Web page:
“Gilead” is the name of the fictional dystopia in The Handmaiden’s Tale, a 1985 novel that was this year adapted for television. Given the totalitarian nature of that fictional society, the name might raise negative feelings in some people.
Fortunately, there’s a real, fully-non-fictional Gilead that we can feel much better about: Gilead Sciences, Inc. a California-based biotech firm that has made waves in recent years for its innovative Hepatitis C and HIV/AIDS treatment drugs.
The company’s stock (GILD on the NYSE) is currently trading at $70.65 after having ups and downs the past two years. GILD traded as high as $114 in 2015 before falling to $64.57 on February 9. According to most analysts, the stock became overvalued after exploding in 2014 and 2015, and some investors were unsure about President Trump’s attitude toward the pharmaceutical industry.
The stock finally bottomed out and is on the upswing again, so investors looking for a short-term win should fine one with Gilead. It has really recovered in June, gaining more than 9% since May 30.
Gilead Has Strong Financials
Total revenue for Gilead came in at $30.39 million in 2016, down somewhat from 2015 numbers but way higher than in the years before that. It’s also worth noting that R&D spending was up 40% in 2016—proving the company’s commitment to long-term performance. Gilead also managed to significantly slash operating costs as a share of total revenue.
If that’s not enough to persuade you, the company is making some unexpected moves internationally that could set it up for the future.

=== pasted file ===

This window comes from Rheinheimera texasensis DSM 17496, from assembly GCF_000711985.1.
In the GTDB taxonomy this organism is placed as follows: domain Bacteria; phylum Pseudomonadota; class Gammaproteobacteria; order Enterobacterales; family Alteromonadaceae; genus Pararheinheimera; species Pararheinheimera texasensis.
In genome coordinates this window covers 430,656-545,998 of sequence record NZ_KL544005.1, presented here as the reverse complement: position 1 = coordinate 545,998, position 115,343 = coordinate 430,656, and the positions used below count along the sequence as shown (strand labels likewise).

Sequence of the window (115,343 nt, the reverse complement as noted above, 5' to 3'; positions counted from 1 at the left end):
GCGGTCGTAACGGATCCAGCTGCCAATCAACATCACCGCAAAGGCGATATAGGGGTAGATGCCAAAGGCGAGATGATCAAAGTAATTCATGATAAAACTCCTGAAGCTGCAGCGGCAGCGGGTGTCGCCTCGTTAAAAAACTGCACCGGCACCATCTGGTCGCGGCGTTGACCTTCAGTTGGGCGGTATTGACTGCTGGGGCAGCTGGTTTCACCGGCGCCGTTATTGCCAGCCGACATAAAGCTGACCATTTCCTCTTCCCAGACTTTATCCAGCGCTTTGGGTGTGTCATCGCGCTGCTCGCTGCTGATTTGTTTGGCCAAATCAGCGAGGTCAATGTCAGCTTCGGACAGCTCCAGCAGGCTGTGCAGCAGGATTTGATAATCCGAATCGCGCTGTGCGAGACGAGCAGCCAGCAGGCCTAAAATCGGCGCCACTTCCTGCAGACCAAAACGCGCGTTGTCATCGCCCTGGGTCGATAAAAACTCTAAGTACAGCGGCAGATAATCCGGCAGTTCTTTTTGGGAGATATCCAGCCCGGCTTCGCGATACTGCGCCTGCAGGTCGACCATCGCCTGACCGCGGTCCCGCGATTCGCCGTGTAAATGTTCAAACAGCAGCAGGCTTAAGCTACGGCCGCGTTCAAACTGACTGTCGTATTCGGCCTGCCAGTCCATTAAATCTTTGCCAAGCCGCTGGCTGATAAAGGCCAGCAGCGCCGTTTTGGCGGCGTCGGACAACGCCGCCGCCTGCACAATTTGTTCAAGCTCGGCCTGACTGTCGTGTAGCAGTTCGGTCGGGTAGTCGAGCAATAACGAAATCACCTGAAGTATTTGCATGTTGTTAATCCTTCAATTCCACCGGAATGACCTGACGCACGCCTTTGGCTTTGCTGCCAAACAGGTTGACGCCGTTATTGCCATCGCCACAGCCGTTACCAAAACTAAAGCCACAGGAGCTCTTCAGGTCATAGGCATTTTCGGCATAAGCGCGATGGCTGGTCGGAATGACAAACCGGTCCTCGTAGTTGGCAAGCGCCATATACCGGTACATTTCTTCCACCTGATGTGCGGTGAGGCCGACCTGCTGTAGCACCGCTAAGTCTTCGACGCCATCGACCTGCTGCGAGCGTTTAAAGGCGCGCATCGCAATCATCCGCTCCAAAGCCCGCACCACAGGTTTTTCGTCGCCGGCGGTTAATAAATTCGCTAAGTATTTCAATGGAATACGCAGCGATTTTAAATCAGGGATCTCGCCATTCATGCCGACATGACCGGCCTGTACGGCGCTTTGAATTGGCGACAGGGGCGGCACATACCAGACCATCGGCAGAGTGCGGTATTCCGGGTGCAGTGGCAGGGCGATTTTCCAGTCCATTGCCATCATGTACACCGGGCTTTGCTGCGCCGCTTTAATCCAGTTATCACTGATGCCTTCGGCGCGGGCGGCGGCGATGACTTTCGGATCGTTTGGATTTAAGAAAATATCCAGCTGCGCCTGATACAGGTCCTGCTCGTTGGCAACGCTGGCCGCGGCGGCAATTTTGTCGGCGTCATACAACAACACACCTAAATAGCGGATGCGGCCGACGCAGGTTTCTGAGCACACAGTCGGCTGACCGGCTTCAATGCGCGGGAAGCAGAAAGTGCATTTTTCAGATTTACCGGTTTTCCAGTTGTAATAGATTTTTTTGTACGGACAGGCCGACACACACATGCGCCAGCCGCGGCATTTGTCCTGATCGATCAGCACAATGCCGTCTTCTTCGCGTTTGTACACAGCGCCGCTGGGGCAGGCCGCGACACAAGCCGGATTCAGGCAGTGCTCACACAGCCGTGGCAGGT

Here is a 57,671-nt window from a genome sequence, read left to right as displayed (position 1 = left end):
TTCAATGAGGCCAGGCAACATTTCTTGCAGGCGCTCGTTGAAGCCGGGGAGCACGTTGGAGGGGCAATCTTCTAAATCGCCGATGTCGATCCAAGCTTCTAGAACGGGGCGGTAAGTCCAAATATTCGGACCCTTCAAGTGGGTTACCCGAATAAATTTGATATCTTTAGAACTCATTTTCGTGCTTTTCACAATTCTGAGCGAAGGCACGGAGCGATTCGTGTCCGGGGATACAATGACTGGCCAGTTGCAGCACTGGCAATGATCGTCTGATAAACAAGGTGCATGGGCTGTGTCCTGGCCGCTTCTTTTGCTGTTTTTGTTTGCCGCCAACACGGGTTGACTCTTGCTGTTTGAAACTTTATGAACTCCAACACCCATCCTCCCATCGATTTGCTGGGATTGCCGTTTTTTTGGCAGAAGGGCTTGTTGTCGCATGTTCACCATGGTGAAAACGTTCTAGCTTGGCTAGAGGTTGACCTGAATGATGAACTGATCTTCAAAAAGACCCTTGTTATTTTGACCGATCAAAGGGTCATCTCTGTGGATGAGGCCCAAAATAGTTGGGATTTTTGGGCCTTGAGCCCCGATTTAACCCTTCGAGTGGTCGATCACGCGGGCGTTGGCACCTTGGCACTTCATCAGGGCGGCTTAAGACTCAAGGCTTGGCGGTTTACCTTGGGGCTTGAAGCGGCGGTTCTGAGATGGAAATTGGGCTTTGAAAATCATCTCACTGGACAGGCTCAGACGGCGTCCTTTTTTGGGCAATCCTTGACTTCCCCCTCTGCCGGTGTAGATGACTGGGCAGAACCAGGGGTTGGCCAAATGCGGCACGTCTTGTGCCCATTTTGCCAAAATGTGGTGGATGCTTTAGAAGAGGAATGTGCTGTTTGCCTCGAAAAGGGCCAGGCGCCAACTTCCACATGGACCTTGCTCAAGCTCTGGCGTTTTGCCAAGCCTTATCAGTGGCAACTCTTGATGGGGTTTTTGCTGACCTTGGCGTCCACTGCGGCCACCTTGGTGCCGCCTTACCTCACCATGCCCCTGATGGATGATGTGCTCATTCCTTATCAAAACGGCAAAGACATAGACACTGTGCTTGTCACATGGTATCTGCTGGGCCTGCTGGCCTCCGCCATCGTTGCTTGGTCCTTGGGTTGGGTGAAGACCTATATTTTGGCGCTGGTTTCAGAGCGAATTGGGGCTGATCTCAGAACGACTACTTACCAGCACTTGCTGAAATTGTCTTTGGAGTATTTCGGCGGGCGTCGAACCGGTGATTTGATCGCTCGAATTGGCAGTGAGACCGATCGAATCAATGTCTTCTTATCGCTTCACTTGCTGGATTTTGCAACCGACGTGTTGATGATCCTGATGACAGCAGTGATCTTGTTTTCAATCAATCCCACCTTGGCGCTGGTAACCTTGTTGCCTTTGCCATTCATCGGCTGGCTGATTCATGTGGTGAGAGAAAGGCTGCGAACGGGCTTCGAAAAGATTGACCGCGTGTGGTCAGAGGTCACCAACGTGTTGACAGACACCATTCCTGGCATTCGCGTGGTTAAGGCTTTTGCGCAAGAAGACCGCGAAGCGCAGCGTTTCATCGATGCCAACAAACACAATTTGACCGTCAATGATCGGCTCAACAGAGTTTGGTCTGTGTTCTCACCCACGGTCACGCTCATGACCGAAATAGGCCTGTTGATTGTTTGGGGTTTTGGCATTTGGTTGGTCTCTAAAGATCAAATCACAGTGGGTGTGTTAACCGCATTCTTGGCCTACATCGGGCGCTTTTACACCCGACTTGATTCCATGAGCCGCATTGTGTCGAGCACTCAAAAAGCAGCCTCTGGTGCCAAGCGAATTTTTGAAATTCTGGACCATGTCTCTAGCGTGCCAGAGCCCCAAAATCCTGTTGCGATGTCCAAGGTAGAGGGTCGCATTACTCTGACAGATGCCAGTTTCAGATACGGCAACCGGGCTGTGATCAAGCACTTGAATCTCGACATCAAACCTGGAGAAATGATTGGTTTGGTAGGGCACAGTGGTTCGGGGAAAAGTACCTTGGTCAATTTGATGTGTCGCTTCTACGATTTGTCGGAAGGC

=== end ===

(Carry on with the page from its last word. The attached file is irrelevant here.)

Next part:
Gilead is Eliminating Hep C in Georgia
Gilead has one little-known project that should have stock market investors excited. The company is currently conducting a major experiment in the small ex-Soviet country of Georgia, where Hep C has been a major public health problem since the 1990s.
Since 2015, all Georgians suffering from the disease–about 130,000 people in total–have received free medication produced by Gilead and administered in part by the US Center for Disease Control and the Georgian Ministry of Health.
Gilead is providing two of its best medications free of charge to wipe out the disease. Gilead’s medication Sovaldi was administered in 2015 to 5,800 Georgian Hep C patients suffering from liver fibrosis and cirrhosis. In 2016, it started distributing a second drug, Havroni, to those suffering from active Hep C infections. By 2020, Georgia hopes to become the first country to abolish Hep C entirely.
These drugs are the real deal: Georgian government officials and doctors reported that more than 90% of people fully recovered after receiving two years of treatment. Even those with severe liver damage had an 80% recovery rate after two years.
Why This Matters to You, a Stock Market Investor
The free drug program Gilead is implementing in Georgia is part of its corporate social responsibility strategy. It’s extremely generous: on the US market, a single Sovaldi pill costs $1,000 and a 12-week treatment program with Havroni can cost $84,000. That’s a lot of money going down the tubes.
However, that doesn’t mean Gilead’s eyes aren’t still clearly focused on dollar signs.
This isn’t charity, it’s an investment: if Gilead succeeds in abolishing Hep C in Georgia, it will expand the market for its products worldwide. Additionally, it can make the case for more national and international funding to wipe out the disease in developing countries: money that could wind up back in the company’s pocket because it will manufacture the drugs used in the elimination programs.
We’re watching Gilead closely, and we advise other investors in pharma stocks to do the same. Gilead’s Georgian project will wrap up in 2020, and all accounts are that it will be a success. That should increase interest in the company—and send its stock price upward, both in the short and long term.